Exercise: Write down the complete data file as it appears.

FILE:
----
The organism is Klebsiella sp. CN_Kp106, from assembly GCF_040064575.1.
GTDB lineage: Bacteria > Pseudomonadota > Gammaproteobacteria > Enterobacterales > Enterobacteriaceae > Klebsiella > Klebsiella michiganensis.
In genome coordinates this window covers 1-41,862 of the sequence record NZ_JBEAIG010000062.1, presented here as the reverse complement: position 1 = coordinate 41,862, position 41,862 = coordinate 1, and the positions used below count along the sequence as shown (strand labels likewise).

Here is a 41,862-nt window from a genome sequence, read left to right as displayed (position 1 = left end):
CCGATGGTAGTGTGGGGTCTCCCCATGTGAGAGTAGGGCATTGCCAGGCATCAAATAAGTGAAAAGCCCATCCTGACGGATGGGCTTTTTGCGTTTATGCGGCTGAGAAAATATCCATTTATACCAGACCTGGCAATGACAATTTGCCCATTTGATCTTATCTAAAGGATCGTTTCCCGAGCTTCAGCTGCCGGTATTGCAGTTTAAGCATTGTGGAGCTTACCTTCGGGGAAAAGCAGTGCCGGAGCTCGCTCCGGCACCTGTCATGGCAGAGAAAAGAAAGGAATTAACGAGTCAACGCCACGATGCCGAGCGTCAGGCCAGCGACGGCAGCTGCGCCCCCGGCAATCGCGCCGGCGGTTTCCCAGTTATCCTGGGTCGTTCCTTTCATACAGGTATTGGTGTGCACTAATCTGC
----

The organism is Klebsiella sp. CN_Kp106, from assembly GCF_040064575.1.
GTDB lineage: Bacteria > Pseudomonadota > Gammaproteobacteria > Enterobacterales > Enterobacteriaceae > Klebsiella > Klebsiella michiganensis.
In genome coordinates this window covers 1-41,862 of the sequence record NZ_JBEAIG010000062.1, presented here as the reverse complement: position 1 = coordinate 41,862, position 41,862 = coordinate 1, and the positions used below count along the sequence as shown (strand labels likewise).

Here is a 41,862-nt window from a genome sequence, read left to right as displayed (position 1 = left end):
CCGATGGTAGTGTGGGGTCTCCCCATGTGAGAGTAGGGCATTGCCAGGCATCAAATAAGTGAAAAGCCCATCCTGACGGATGGGCTTTTTGCGTTTATGCGGCTGAGAAAATATCCATTTATACCAGACCTGGCAATGACAATTTGCCCATTTGATCTTATCTAAAGGATCGTTTCCCGAGCTTCAGCTGCCGGTATTGCAGTTTAAGCATTGTGGAGCTTACCTTCGGGGAAAAGCAGTGCCGGAGCTCGCTCCGGCACCTGTCATGGCAGAGAAAAGAAAGGAATTAACGAGTCAACGCCACGATGCCGAGCGTCAGGCCAGCGACGGCAGCTGCGCCCCCGGCAATCGCGCCGGCGGTTTCCCAGTTATCCTGGGTCGTTCCTTTCATACAGGTATTGGTGTGCACTAATCTGC